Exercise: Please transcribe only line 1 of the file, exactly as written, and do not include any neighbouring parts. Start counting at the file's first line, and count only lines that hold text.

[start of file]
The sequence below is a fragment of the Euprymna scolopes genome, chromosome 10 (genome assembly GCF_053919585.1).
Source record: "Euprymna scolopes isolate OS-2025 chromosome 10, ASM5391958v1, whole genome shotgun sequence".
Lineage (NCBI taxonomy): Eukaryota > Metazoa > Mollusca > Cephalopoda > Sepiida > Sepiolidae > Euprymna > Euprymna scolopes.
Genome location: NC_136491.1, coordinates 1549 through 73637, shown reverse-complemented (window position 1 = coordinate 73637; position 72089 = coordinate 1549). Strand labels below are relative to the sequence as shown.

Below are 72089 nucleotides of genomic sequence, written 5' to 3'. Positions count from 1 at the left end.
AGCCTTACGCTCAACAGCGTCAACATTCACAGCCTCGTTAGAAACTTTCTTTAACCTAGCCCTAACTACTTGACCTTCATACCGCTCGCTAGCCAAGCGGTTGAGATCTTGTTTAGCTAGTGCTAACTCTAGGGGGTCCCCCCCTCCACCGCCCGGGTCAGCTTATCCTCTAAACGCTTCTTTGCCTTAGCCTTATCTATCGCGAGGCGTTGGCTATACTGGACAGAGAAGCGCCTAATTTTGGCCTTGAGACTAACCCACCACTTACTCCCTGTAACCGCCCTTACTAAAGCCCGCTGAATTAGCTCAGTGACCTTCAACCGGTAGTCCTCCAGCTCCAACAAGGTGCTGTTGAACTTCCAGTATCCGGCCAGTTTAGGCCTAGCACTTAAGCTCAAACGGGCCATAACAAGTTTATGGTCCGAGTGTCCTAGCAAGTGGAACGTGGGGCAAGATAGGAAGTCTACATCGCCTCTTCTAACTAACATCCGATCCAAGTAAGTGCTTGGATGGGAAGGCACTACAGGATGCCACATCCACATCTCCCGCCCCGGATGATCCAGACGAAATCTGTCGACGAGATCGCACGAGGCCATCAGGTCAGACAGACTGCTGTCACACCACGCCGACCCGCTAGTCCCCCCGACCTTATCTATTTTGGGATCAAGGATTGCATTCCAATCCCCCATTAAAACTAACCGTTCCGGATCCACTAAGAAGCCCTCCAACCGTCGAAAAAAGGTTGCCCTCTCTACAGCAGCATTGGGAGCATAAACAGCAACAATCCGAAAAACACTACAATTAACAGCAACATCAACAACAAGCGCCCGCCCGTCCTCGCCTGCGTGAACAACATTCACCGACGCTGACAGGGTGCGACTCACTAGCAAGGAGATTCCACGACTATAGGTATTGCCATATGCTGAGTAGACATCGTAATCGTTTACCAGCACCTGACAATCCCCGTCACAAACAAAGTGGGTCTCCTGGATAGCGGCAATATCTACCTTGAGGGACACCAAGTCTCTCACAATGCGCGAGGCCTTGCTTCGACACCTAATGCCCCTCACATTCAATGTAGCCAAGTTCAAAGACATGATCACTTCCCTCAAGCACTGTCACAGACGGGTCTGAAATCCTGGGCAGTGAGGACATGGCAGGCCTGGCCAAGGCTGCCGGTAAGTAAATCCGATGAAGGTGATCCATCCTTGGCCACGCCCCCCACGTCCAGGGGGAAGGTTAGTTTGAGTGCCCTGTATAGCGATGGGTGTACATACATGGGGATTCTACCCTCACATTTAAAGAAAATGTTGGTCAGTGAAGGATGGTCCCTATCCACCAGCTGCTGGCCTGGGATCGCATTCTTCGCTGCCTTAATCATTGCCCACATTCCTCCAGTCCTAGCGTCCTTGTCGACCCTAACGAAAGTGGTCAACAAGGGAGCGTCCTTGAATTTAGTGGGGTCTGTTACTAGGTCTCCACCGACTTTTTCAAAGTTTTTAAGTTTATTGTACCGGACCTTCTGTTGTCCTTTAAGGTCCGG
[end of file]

The sequence below is a fragment of the Euprymna scolopes genome, chromosome 10 (genome assembly GCF_053919585.1).